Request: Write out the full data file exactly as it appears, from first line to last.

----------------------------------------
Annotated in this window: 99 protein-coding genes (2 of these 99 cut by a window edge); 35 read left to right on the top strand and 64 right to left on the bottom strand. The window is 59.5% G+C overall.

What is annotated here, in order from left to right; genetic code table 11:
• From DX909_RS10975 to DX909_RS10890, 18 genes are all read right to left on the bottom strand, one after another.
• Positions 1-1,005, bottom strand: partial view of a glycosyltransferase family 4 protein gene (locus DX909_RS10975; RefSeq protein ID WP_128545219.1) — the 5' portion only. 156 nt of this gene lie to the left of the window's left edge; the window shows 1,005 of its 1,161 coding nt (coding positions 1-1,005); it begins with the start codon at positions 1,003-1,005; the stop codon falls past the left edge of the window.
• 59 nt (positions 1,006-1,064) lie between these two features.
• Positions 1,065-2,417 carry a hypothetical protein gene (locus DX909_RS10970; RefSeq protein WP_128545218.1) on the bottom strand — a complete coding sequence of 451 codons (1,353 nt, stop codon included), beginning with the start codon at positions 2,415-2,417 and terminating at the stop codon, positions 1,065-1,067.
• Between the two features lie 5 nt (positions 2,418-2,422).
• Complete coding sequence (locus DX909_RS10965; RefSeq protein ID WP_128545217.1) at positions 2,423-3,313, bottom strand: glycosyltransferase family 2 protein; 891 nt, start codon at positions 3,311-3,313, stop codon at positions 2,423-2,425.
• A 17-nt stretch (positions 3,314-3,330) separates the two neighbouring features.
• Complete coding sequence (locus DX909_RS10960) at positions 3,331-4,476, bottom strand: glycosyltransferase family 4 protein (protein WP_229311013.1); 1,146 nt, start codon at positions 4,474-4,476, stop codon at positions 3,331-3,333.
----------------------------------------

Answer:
Annotated in this window: 99 protein-coding genes (2 of these 99 cut by a window edge); 35 read left to right on the top strand and 64 right to left on the bottom strand. The window is 59.5% G+C overall.

What is annotated here, in order from left to right; genetic code table 11:
• From DX909_RS10975 to DX909_RS10890, 18 genes are all read right to left on the bottom strand, one after another.
• Positions 1-1,005, bottom strand: partial view of a glycosyltransferase family 4 protein gene (locus DX909_RS10975; RefSeq protein ID WP_128545219.1) — the 5' portion only. 156 nt of this gene lie to the left of the window's left edge; the window shows 1,005 of its 1,161 coding nt (coding positions 1-1,005); it begins with the start codon at positions 1,003-1,005; the stop codon falls past the left edge of the window.
• 59 nt (positions 1,006-1,064) lie between these two features.
• Positions 1,065-2,417 carry a hypothetical protein gene (locus DX909_RS10970; RefSeq protein WP_128545218.1) on the bottom strand — a complete coding sequence of 451 codons (1,353 nt, stop codon included), beginning with the start codon at positions 2,415-2,417 and terminating at the stop codon, positions 1,065-1,067.
• Between the two features lie 5 nt (positions 2,418-2,422).
• Complete coding sequence (locus DX909_RS10965; RefSeq protein ID WP_128545217.1) at positions 2,423-3,313, bottom strand: glycosyltransferase family 2 protein; 891 nt, start codon at positions 3,311-3,313, stop codon at positions 2,423-2,425.
• A 17-nt stretch (positions 3,314-3,330) separates the two neighbouring features.
• Complete coding sequence (locus DX909_RS10960) at positions 3,331-4,476, bottom strand: glycosyltransferase family 4 protein (protein WP_229311013.1); 1,146 nt, start codon at positions 4,474-4,476, stop codon at positions 3,331-3,333.